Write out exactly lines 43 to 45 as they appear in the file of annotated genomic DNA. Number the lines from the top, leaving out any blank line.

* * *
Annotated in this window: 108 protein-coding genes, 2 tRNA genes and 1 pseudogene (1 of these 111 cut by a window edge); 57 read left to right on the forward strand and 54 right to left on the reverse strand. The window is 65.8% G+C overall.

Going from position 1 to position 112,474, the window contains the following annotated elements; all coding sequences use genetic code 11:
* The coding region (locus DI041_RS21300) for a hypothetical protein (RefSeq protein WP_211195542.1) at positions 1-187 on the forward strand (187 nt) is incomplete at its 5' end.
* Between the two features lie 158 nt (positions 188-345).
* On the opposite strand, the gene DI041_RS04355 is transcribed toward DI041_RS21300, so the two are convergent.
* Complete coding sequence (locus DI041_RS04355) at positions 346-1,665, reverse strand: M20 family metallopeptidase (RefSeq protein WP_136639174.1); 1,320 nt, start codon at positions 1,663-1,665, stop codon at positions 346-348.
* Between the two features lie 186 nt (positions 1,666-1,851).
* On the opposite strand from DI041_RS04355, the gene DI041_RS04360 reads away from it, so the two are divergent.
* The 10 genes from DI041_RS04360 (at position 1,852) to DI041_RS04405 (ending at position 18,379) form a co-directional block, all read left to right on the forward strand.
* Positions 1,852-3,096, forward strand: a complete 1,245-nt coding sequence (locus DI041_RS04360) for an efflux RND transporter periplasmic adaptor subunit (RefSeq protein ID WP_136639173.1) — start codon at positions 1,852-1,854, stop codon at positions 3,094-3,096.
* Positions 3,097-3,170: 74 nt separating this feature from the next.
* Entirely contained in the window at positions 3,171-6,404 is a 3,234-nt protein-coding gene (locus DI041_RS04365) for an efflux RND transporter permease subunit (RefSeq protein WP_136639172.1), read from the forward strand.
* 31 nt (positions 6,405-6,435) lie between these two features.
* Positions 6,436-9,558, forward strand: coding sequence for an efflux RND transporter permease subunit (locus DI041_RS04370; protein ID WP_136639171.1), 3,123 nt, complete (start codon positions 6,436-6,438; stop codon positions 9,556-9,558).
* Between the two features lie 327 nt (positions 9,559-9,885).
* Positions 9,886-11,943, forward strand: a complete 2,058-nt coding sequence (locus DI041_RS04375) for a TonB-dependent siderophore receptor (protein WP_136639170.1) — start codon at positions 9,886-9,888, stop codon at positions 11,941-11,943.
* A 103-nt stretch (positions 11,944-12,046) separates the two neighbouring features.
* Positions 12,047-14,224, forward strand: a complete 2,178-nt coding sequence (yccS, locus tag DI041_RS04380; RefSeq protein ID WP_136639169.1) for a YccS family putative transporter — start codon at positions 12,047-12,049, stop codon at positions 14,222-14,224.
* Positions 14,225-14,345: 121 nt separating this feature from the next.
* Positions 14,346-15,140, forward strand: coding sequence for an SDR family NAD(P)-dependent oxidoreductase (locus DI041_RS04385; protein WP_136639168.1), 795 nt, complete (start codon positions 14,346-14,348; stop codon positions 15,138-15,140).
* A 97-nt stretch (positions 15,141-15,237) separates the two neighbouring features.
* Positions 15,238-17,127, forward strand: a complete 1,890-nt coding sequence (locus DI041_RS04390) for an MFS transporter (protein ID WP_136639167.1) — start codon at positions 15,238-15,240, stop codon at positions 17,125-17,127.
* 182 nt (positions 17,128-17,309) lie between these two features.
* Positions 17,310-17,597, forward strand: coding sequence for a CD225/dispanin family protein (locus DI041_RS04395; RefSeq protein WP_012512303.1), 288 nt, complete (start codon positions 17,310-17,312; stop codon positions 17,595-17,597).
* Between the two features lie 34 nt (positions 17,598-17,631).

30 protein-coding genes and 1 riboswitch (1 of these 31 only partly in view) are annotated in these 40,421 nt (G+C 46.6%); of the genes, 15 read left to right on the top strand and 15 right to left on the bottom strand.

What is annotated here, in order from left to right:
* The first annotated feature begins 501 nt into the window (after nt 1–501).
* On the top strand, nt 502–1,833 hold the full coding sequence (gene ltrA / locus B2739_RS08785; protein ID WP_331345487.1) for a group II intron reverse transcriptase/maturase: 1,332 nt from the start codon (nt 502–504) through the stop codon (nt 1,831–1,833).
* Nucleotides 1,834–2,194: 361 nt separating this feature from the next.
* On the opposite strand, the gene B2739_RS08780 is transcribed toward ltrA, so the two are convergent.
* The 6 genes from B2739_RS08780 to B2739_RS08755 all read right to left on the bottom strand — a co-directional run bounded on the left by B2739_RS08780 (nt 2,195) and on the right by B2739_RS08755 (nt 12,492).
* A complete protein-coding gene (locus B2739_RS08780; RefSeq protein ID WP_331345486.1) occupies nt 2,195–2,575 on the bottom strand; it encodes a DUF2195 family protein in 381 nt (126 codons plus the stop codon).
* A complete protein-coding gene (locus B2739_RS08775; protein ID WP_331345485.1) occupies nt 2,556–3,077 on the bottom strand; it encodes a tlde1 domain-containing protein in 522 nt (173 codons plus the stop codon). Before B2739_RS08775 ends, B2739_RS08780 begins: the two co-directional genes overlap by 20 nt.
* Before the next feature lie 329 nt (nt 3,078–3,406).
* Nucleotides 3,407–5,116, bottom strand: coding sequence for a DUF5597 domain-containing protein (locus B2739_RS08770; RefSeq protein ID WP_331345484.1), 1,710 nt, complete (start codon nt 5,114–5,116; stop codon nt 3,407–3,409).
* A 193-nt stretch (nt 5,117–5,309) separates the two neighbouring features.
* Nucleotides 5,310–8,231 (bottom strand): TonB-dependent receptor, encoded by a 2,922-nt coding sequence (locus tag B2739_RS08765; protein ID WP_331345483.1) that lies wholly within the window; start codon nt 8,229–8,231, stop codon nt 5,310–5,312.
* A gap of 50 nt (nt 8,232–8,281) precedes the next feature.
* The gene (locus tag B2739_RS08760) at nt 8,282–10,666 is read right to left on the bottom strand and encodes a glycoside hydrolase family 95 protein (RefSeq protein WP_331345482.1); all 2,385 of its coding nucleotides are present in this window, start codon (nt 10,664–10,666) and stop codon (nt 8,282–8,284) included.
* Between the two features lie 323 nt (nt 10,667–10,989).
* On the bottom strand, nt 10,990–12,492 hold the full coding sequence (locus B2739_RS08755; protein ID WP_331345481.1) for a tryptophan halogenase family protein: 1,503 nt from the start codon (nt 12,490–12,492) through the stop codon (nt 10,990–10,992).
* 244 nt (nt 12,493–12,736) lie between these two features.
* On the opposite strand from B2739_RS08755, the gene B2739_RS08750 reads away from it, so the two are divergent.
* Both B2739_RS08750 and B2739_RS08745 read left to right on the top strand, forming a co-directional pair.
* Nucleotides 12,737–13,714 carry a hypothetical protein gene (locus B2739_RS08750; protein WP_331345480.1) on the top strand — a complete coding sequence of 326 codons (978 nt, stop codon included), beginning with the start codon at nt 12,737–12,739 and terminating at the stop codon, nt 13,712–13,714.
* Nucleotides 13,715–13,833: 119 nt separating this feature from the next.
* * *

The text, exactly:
* 244 nt (nt 12,493–12,736) lie between these two features.
* On the opposite strand from B2739_RS08755, the gene B2739_RS08750 reads away from it, so the two are divergent.
* Both B2739_RS08750 and B2739_RS08745 read left to right on the top strand, forming a co-directional pair.